Recalls in Review: A monthly spotlight on the trending regulatory enforcement issues at the CPSC.

As children head back to the classroom this Fall, the CPSC issued a news release reminding parents to “Think Safety First” as kids return to schools.  Recognizing that many back-to-school shopping carts also include new clothes and pajamas, we look back at CPSC regulatory actions involving Children’s Sleepwear in this month’s installment of “Recalls in Review.”

The Consumer Product Safety Commission has regulated the flammability of children’s sleepwear since at least the 1970s.  In addition to other safety standards imposed on children’s products, children’s sleepwear is governed by Federal Safety Standards for the Flammability of Children’s Sleepwear based on sizing of the garments (16 CFR Part 1615 and 16 CFR Part 1616).  The regulations apply to any product of wearing apparel, such as nightgowns, pajamas, or similar or related items, such as robes, that is intended to be worn primarily for sleeping or activities related to sleeping.  Specific items—including diapers, underwear, and certain infant tight-fitting garments—are exempted from the definition of children’s sleepwear.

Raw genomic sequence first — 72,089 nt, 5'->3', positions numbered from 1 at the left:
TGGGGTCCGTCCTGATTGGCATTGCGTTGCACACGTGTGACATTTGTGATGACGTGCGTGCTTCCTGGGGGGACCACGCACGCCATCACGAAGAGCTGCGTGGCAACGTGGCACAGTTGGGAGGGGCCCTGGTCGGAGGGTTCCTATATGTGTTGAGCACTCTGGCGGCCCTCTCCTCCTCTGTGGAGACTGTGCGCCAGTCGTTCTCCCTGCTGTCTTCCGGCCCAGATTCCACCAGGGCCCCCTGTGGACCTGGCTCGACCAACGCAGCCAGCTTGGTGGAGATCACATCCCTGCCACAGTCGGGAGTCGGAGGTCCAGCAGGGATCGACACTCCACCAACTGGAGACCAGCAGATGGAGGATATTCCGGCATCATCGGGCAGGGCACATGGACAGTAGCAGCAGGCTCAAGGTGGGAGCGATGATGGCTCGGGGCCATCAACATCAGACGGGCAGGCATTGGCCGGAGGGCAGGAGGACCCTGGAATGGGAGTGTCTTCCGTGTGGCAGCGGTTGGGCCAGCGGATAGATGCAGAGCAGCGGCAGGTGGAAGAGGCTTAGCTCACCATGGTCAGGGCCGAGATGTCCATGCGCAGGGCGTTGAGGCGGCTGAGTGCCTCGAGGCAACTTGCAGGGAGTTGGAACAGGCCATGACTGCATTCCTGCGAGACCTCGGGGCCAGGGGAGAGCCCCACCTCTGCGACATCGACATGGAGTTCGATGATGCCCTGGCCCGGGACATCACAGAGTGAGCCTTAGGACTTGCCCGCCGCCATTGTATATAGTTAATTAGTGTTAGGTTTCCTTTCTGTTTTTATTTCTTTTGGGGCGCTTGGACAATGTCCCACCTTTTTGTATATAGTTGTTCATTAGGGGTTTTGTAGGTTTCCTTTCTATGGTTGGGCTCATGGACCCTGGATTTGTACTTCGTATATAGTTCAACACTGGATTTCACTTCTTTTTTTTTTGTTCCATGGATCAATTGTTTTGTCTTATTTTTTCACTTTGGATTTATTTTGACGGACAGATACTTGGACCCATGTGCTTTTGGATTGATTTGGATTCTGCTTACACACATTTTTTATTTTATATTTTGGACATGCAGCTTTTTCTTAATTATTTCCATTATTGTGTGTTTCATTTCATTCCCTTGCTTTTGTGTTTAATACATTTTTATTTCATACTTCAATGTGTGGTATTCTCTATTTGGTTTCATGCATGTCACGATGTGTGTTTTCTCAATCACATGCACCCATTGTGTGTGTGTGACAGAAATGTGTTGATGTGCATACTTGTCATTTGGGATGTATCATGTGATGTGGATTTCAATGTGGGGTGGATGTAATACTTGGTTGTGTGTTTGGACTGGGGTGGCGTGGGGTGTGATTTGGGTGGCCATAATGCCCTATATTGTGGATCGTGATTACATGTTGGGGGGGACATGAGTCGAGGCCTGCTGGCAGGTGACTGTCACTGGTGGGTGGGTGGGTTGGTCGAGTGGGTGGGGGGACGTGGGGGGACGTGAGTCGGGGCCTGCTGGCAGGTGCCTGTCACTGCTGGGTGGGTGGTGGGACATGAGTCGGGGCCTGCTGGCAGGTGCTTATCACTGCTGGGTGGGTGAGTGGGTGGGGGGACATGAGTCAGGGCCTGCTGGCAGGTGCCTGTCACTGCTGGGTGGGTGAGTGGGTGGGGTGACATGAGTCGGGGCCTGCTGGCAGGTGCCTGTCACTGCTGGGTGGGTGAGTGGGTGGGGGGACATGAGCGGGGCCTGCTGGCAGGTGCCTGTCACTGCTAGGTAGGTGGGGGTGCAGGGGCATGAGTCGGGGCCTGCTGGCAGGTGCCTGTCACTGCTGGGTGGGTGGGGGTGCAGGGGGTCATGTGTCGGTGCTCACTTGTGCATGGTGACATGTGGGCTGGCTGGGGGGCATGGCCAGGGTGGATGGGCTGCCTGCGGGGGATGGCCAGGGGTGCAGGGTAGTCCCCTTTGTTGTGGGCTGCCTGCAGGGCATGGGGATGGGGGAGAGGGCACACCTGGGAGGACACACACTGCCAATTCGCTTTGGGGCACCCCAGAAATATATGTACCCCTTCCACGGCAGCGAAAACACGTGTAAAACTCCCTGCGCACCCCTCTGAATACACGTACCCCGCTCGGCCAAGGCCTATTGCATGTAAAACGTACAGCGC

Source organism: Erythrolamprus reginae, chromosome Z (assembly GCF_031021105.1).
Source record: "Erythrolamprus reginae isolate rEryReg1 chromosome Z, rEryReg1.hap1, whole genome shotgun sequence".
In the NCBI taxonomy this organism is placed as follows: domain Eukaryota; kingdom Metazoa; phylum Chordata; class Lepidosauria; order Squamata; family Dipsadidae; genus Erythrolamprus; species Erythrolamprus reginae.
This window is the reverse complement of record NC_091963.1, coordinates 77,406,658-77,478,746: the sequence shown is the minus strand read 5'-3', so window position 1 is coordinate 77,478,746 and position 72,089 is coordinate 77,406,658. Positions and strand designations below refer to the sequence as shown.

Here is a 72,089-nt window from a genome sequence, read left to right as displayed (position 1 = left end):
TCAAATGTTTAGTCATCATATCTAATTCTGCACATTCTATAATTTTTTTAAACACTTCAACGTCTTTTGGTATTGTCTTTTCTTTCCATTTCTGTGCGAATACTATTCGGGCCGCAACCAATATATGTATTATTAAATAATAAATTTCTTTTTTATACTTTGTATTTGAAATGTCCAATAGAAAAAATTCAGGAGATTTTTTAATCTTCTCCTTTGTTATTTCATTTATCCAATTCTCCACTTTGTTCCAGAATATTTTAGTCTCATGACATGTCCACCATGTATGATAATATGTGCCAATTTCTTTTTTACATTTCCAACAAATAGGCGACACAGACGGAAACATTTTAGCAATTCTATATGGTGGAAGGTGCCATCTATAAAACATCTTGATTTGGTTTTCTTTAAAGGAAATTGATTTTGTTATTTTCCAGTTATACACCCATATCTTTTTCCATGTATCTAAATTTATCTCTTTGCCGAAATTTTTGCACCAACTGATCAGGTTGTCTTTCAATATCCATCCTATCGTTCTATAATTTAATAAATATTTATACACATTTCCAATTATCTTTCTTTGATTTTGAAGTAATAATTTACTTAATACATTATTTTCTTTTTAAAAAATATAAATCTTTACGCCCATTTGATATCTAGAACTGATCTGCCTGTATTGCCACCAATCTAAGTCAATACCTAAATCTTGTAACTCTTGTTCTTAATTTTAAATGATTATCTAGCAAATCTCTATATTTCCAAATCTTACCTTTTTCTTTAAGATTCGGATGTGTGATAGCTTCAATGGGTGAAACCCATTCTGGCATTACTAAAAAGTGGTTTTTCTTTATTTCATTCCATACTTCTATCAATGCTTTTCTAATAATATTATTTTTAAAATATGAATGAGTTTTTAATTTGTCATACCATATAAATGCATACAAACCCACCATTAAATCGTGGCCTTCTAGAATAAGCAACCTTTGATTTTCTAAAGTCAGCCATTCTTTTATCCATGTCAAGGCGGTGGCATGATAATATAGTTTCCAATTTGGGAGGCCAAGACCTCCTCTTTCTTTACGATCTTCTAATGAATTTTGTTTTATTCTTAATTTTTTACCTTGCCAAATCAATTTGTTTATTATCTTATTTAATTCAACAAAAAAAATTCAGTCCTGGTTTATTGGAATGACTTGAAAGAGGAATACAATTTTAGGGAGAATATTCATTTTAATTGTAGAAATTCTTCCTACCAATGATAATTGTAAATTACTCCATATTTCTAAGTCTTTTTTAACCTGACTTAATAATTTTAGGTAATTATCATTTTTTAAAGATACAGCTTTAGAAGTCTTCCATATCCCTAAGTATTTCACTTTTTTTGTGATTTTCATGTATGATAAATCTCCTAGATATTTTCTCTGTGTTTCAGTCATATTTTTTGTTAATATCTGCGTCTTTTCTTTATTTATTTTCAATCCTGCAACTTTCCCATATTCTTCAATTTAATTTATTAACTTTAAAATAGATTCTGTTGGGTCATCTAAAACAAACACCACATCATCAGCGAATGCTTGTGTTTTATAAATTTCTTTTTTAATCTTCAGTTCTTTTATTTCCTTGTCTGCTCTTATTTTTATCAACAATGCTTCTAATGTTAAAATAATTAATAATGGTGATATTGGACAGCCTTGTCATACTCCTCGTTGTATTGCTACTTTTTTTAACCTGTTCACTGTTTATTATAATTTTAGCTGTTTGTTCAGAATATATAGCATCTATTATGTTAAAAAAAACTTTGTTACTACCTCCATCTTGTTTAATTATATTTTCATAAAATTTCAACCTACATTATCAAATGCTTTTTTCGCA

The CPSC began monitoring the safety of children’s sleepwear more closely in 2011.  At least 82 recalls of children’s sleepwear have been conducted since 2001, with 77 of those recalls occurring after 2010.  Only a handful of related recalls were conducted prior to 2001.  However, at least 11 civil penalties relating to children’s sleepwear were issued between 1980 and 2001, with somewhat dated fines ranging from $3,500 to $850,000.


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Recalls in Review: A monthly spotlight on trending regulatory enforcement issues at the CPSC.